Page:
Opiate Addiction Recovery 

About Opiate Addiction Recovery

Opiate addiction recovery begins when an individual recognizes their drug abuse and takes steps to get into a drug detoxification program. Once in drug detox, medical professionals experienced with drug withdrawal symptoms and signs of drug abuse evaluate each patient.  This includes drawing blood to measure the amount of opiates in their system and taking a detailed addiction history. Each patient will respond to opiate withdrawal differently, and medications that help alleviate opiate withdrawal symptoms will be adjusted accordingly. Once the process of opiate detox has been completed, most patients move onto inpatient opiate rehab centers. Opiate addiction recovery requires a substantial amount of clinical care and support for clients to have success long-term.

This next step in opiate addiction recovery can be the most important for those seeking long term freedom from opiate addiction. Depending on the type of opiate abused and the length of addiction, the time spent in rehab will vary. Some will need to remain as inpatient clients for 90 days or longer while others may only require 30 days. While in opiate inpatient rehab, clients learn to take responsibility for their addiction and learn coping skills necessary for the next phase of recovery.  Experiential therapy can help clients gain a better understanding of what caused the drug experimentation in the first place and find healthy ways to deal with triggers.

Opiate Addiction Recovery Rehab

Once the client has successfully completed opiate detox and inpatient opiate rehab, the next phase is an outpatient rehab program. The skills learned while in rehab are the individuals lifeline to a healthy future. Inpatient rehab for opiate addiction is the platform on which opiate addiction recovery is built. Outpatient rehab gives clients the ability to put their newly acquired life skills to work while remaining in the safety of a drug rehabilitation program in Huntington Beach, CA.  If you suspect a loved one is struggling with opiate addiction and needs help, give our counselors a call today.

Most Insurances Accepted

Opiate Addiction Recovery Medications

There are several medications that are used for the treatment of opiate addiction while a client is in opiate withdrawal. The symptoms of opiate addiction withdrawal can be painful and seem unending. With the help of medications designed to combat some of the more severe side effects of withdrawal, clients are able to navigate detox with less stress and discomfort.  Some of the more common medications used for opiate withdrawal are the following:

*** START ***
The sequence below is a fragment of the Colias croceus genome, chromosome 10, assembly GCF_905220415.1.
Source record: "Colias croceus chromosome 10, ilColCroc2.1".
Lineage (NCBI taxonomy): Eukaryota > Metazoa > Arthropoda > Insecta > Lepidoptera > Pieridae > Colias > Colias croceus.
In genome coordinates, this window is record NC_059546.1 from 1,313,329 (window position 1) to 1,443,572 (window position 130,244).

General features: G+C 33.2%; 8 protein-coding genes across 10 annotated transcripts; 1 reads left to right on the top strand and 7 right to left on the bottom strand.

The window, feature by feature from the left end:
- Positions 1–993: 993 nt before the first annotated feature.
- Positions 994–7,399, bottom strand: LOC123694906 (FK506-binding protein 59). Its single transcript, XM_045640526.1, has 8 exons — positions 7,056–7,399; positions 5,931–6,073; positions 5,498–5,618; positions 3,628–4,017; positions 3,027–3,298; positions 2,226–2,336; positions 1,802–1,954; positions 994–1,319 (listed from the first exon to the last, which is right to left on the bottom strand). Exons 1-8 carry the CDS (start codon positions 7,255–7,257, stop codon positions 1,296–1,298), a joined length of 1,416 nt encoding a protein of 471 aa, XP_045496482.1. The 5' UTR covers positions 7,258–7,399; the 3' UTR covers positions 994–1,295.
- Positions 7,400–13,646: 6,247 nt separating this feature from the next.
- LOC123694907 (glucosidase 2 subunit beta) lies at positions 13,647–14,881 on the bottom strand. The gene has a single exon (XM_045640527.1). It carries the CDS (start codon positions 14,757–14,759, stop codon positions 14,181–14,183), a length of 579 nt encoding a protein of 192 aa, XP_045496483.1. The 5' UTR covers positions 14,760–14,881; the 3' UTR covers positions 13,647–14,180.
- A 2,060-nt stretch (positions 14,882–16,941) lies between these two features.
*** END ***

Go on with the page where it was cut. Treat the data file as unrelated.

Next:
Methadone – a slow-acting opioid agonist that can be used for long term relief of withdrawal symptoms. Methadone is usually given as one dose each day, making it a very effective medication to combat opiate addiction withdrawal. It should be noted that this medication carries risks that are similar to opiates and overdosing can occur if taken outside prescribed amounts. Medical professionals at a clinic can only dispense methadone, so patients will need to be able to get to the clinic for the medication each day.

Naltrexone – is an opioid antagonist and works by preventing the pleasurable feelings that occur when using opiates. This medication is given in pill form with a prescription or available by injection. Clients who need to take medication for chronic pain may need to consider other opiate withdrawal medications.

Buprenorphine – a partial opioid agonist that works much like methadone. It can be taken at home in pill form, which gives it an advantage over methadone. Buprenorphine does have side effects of its own that need to be monitored by medical professionals.

Symptoms of Opiate Addiction

  • Mood swings
  • Depressed respiration
  • Dry mouth
  • Slowed heart rate
  • Skin infections from needles
  • Hepatitis
  • Constipation
  • Nausea and vomiting
  • Sleep disturbances
  • Unexplained drowsiness
  • Risk of MSRA
  • Risk of endocarditis

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